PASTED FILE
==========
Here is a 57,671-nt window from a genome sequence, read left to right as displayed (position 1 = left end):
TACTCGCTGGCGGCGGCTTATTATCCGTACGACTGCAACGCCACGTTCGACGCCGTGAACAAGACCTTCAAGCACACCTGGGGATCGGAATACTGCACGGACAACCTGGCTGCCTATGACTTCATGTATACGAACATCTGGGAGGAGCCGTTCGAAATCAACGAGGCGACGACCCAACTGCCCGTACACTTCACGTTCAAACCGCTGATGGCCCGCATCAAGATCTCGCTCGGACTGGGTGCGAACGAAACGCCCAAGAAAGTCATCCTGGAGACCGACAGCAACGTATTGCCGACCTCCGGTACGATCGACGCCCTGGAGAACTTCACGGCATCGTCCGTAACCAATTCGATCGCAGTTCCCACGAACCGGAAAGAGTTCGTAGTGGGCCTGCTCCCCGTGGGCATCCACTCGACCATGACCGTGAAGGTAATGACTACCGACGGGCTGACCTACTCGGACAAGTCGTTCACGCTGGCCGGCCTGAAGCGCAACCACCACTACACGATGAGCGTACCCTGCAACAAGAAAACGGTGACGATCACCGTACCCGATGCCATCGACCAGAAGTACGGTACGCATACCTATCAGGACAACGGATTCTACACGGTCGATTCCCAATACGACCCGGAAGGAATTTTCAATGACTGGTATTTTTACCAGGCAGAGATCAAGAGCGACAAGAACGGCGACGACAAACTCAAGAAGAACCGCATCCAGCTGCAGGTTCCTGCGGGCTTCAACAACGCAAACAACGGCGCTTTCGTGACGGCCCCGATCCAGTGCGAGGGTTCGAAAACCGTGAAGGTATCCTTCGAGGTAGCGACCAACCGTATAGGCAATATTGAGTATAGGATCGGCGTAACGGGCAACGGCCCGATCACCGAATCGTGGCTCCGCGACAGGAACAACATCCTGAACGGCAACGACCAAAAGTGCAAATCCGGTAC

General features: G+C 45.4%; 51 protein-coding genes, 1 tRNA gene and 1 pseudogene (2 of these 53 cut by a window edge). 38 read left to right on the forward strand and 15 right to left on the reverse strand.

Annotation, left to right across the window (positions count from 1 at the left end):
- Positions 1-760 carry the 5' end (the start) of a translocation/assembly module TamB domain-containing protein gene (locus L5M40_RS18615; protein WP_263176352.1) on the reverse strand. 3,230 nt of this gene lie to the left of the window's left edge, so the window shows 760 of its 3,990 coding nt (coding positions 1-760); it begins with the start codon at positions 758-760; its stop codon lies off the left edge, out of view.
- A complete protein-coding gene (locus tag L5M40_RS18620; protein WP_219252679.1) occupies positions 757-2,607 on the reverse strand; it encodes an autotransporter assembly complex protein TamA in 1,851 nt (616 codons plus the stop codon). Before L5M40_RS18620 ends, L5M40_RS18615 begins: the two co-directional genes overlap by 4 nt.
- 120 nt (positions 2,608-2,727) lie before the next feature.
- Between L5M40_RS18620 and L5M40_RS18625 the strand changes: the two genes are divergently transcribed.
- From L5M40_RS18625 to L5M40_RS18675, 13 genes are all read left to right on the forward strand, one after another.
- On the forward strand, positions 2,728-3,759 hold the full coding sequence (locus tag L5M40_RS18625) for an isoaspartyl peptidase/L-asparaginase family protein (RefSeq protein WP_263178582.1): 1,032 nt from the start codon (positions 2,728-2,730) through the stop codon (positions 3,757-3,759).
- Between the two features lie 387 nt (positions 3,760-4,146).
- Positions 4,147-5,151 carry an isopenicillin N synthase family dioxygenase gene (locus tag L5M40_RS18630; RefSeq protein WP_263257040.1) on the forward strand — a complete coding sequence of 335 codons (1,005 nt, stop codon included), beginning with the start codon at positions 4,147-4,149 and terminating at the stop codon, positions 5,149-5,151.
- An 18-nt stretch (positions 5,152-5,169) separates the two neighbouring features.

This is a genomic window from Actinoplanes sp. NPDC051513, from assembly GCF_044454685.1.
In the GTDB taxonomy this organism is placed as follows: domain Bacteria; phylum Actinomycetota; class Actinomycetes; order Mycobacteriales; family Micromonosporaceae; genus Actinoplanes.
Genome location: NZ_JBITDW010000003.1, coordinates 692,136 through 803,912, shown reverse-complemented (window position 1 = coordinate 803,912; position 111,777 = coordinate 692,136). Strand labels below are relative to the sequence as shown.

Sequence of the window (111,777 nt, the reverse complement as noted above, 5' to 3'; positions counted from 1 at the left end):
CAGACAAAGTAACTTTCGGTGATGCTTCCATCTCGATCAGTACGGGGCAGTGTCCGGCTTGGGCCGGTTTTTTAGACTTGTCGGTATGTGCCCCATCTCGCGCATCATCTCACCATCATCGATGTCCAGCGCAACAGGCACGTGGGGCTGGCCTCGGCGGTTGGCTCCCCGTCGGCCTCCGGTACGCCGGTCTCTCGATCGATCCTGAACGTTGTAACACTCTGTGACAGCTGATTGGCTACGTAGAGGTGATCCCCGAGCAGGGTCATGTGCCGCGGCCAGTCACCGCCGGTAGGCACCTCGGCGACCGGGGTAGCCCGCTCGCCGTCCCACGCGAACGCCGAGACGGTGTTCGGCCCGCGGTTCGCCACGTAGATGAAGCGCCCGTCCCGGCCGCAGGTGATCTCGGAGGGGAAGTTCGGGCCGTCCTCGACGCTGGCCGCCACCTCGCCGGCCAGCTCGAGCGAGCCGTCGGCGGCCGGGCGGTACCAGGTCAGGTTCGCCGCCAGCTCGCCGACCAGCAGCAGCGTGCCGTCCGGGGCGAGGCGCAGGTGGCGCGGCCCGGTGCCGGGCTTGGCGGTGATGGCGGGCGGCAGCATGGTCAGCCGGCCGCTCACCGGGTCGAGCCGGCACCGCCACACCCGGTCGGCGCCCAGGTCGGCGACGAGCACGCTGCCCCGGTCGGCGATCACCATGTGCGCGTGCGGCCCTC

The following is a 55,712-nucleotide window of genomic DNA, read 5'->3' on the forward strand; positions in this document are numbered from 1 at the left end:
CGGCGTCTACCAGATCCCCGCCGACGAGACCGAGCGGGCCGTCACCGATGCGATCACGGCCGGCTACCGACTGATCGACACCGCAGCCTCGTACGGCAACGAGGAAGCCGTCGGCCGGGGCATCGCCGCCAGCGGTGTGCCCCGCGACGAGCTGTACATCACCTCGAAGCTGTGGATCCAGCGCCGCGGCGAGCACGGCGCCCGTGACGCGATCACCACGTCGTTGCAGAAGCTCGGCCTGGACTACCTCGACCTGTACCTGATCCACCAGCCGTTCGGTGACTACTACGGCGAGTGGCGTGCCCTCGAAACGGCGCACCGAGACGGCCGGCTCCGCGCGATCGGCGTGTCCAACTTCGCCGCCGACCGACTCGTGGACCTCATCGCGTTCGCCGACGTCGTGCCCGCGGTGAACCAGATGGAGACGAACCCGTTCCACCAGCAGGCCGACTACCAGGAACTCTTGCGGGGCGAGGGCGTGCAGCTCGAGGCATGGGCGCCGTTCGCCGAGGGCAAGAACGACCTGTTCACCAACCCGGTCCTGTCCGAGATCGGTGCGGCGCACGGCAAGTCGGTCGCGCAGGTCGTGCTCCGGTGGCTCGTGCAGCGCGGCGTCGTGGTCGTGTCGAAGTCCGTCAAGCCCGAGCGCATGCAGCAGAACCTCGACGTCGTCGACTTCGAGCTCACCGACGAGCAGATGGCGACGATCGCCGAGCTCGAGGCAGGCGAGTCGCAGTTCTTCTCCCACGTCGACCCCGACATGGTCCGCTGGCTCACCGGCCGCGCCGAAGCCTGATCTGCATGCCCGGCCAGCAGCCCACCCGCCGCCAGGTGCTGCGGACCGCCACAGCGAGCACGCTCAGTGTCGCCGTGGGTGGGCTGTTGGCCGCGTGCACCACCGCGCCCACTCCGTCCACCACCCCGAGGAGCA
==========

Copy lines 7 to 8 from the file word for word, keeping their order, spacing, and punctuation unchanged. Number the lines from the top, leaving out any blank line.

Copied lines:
- 120 nt (positions 2,608-2,727) lie before the next feature.
- Between L5M40_RS18620 and L5M40_RS18625 the strand changes: the two genes are divergently transcribed.